Christmas is a magical time in good times and in bad
There is no getting away from the fact that 2009 will not be a good year for many families and I am very conscious that this Christmas, and the weeks and months after the celebration will be difficult one for so many people.
This Christmas and next year we must all remember the most vulnerable in our society – older people who enjoyed services to allow them to live in their own homes; people who are rapidly falling into debt, children whose parents will struggle to provide not only the extra luxuries, but even some basic necessities.
We are seeing some of this already through our Crosscare services; groups who never had to use our food banks are seeking help for the first time this year; people who never though they would lose their home are coming to our shelters. So far, thank God, the numbers are small – but they are growing and we must all work to ensure that next year, or the year after, or whenever our current economic difficulties pass, that the vulnerable will not be further marginalized and will be in a position to contribute again rather than dropping to a level of dependency they cannot find a way out of.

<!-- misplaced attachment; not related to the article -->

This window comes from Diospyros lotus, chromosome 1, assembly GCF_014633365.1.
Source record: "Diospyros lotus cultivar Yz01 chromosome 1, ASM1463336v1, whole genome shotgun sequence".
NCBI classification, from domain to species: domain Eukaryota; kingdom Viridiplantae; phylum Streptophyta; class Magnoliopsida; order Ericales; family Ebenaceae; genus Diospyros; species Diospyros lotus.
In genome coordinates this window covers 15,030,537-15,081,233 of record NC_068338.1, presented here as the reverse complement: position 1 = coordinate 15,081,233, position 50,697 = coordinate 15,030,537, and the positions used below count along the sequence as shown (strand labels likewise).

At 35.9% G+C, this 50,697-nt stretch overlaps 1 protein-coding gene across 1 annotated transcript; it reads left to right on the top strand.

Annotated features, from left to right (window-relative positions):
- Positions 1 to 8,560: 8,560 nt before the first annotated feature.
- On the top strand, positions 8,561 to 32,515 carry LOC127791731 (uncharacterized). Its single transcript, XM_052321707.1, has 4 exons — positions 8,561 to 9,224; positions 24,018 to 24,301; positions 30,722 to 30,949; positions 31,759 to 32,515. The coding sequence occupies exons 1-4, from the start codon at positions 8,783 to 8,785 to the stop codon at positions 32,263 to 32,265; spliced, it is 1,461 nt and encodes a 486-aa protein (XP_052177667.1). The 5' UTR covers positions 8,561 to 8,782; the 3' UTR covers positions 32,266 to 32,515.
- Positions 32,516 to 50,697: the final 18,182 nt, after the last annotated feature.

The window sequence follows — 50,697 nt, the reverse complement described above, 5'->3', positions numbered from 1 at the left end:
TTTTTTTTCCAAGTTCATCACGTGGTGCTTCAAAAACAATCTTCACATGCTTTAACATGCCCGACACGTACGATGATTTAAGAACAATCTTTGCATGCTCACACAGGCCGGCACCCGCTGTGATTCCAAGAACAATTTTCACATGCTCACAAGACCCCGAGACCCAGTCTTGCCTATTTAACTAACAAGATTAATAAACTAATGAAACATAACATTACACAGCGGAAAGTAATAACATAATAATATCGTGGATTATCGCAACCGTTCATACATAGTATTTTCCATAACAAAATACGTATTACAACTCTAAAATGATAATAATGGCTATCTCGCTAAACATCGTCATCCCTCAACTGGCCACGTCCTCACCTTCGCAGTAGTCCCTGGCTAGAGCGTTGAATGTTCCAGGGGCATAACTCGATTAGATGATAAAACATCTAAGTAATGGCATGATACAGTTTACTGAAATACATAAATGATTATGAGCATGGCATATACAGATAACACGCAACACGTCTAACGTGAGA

Christmas, in good times or in bad, in war or in peace is a magical time. Some of my fondest memories of Christmas are of Christmases when my family had very little – simple toys I received as a child are still very clear in my memory.
Despite our difficult times, there comes a moment on Christmas Eve when the holiness and magic of Christmas finally kicks in; when the shops and pubs are quiet and people greet each other in a whole new light on the darkened streets. The true sense of Christmas can at times be best recognised by what our children teach us. In their values we can discover something of what God was telling us on that first Christmas when he appeared as the child Jesus.
I pray the readers of your paper and their families will find that spirit and hope this Christmas and in 2009.
Archbishop Diarmuid Martin